The new Daft Punk album has rapidly become the most hotly anticipated album of the current decade so far, with many struggling to recall an album this hot this side of the millennium. You don't even need to put Random Access Memories on to understand why this album is such a big deal.
We don't make records like this any more. We don't approach them in this way and perhaps more importantly, the labels don't market them like this any more. There is a palpable permanence on Random Access Memories - it's built to last, to age and to be shaped by years of listening.
Unlike the French robotic duo's previous 'studio' albums, Random Access Memories wasn't recorded in their bedrooms on computers - it was recorded using analogue equipment in studios across the world (Paris, New York and Los Angeles to be precise). It wasn't funded by a label, but it wasn't recorded on the cheap or via Kickstarter - it was entirely self-funded and Thomas Bangalter proclaims it cost "more than a million dollars […] easily".
Daft Punk's last album, Human After All, took two months. They obsessed over the ridiculous detail of this record for years and incorporated a plethora of recent and classic musicians, and then one day they then just carried it into Columbia Records. In doing so Thomas Bangalter and Guy-Manuel de Homem-Christo guaranteed this would be a record that would be marketed, sold and celebrated. It kept them in control, something Bangalter recently explained the importance of to The Observer. The first thing they did was avoid the temptation to shutter it off - something the label would no doubt have wanted.
Having teased the Pharrell Williams featuring Get Lucky at Coachella they created a storm that appeared to be almost getting out of hand. Edits of the snippet circled as the internet whipped itself into a furore. But just when it seemed like we couldn't take any more waiting Daft Punk just let it drop, releasing the full track (well, an edit) as a single. The same thing happened with the full album, available to stream in full via iTunes in the week running up to its release and then available pretty much instantly on Spotify on release day. This isn't how big bands (or more likely their labels) act with hotly anticipated albums. The latest Vampire Weekend album still isn't on Spotify, weeks after release. It's almost like Daft Punk actually want you to hear their music.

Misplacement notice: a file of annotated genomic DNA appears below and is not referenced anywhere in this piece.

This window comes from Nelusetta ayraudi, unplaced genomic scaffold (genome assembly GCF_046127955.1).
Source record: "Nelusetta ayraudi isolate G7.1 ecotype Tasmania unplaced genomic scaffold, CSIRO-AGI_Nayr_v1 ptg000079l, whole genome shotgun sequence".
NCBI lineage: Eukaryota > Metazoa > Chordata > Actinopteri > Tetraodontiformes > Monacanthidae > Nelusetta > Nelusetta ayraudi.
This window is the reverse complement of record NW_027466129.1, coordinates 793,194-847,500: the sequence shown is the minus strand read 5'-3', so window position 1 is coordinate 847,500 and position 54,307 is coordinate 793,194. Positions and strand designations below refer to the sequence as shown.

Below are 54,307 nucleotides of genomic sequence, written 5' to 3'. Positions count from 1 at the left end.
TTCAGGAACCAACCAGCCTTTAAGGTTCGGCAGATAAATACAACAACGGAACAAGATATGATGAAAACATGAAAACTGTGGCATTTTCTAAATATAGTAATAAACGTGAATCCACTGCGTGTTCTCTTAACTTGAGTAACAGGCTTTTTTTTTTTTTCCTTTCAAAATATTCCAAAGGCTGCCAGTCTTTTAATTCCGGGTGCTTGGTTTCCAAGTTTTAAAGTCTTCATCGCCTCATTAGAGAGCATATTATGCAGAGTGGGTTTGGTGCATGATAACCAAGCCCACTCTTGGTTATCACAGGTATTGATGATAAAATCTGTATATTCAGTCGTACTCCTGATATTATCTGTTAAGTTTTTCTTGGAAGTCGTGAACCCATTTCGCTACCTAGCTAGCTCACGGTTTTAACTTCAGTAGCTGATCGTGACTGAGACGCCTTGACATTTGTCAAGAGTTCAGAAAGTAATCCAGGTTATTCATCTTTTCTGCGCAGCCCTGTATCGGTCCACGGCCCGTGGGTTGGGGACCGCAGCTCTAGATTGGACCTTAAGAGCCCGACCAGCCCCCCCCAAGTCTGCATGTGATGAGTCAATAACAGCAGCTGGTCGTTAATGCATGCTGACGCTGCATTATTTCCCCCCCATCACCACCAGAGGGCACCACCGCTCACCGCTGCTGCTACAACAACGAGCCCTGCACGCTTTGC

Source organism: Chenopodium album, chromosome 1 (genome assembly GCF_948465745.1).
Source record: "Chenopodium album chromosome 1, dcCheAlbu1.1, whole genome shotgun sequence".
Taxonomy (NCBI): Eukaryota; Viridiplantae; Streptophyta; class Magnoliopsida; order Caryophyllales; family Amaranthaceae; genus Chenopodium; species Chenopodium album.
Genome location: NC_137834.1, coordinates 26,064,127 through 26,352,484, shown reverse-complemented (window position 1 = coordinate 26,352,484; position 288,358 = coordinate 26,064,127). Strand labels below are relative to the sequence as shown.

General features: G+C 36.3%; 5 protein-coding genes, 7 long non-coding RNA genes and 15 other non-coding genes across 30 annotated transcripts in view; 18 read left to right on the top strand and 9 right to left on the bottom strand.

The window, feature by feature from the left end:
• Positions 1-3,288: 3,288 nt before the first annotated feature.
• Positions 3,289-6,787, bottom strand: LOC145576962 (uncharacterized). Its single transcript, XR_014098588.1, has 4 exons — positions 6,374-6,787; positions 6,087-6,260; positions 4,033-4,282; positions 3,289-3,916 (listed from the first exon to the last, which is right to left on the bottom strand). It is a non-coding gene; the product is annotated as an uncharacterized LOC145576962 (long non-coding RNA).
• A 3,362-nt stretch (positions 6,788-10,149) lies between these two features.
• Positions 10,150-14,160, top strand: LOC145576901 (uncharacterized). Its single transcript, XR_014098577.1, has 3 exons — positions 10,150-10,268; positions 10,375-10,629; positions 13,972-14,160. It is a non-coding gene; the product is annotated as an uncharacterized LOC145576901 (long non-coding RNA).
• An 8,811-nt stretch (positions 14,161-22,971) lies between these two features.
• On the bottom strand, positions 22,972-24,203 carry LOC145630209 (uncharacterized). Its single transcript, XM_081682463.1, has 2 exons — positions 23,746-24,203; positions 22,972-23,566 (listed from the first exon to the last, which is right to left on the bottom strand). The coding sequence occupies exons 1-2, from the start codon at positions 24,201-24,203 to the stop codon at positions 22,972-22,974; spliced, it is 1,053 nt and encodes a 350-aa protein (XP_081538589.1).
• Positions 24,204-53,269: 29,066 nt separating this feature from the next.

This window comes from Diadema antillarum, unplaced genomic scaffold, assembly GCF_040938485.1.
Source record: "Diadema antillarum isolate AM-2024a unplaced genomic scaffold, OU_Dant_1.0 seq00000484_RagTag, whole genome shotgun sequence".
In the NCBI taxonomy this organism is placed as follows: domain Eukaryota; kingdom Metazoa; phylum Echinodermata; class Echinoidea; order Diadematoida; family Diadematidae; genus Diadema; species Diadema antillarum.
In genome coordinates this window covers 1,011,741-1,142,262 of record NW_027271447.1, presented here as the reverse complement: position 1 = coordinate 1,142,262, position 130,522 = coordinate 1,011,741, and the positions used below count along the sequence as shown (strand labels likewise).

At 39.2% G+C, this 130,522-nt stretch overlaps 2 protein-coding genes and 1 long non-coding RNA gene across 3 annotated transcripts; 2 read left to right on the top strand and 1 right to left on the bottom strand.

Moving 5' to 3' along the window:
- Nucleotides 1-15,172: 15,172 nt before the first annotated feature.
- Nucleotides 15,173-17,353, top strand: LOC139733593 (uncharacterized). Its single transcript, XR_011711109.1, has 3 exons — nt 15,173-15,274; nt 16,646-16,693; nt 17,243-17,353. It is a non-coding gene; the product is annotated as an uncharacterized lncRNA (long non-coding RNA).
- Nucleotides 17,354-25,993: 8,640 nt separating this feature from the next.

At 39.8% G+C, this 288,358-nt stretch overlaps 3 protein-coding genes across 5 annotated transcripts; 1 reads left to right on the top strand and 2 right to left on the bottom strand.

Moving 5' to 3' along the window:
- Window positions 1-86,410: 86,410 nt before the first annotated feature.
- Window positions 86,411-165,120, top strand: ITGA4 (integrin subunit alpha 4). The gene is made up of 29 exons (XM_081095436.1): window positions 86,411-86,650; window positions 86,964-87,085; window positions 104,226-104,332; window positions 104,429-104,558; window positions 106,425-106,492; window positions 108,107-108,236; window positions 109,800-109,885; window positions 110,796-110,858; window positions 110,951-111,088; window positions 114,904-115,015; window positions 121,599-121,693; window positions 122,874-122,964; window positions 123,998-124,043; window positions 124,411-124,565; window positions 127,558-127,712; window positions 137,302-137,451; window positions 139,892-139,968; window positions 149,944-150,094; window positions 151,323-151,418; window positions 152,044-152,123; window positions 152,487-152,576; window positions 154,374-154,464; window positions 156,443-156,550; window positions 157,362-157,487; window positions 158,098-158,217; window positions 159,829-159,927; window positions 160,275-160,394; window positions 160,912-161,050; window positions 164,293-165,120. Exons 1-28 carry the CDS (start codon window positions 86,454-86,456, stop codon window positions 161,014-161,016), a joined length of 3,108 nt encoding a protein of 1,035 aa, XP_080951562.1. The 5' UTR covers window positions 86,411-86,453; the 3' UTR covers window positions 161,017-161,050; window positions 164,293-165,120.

Your first actual listen to Random Access Memories tells you that this is a very different Daft Punk and you will either relish in that or be befuddled by it. The internet has changed the way we consume music to the point where everything feels like a sample of an edit of a remix of a cover and thousands of bloggers, DJs and fellow artists are combing over your music as soon as it is released, looking to find the original source material. Many stars of electronic music, Daft Punk included, have found their back catalogue ransacked and arguably, in the eyes of the faithful, somewhat devalued by the revelation that some of those killer hooks weren't actually so fresh after all. Daft Punk have also found themselves at the centre of a venn-diagram of dance genres riffing off of the output from their first three albums. In the US EDM exploded following their notorious Alive 2007 tour and in Europe Justice's and half of Kitsuné's output has long been based on Daft Punk's original formula.
So Random Access Memories is a departure precisely because departure was the only credible option. An album of more intense electronic dance music would have put Daft Punk in league with their descendants, rather than above them, and so R.A.M. is an album of more laid back and considered, maybe even (whisper it) mature songs. The internet means any tracks based purely on samples would have been uncovered near instantly and therefore it also isn't a surprise that this album is almost completely sample free - just one track, Contact, features samples and the bulk of the music is played with instruments rather than computers.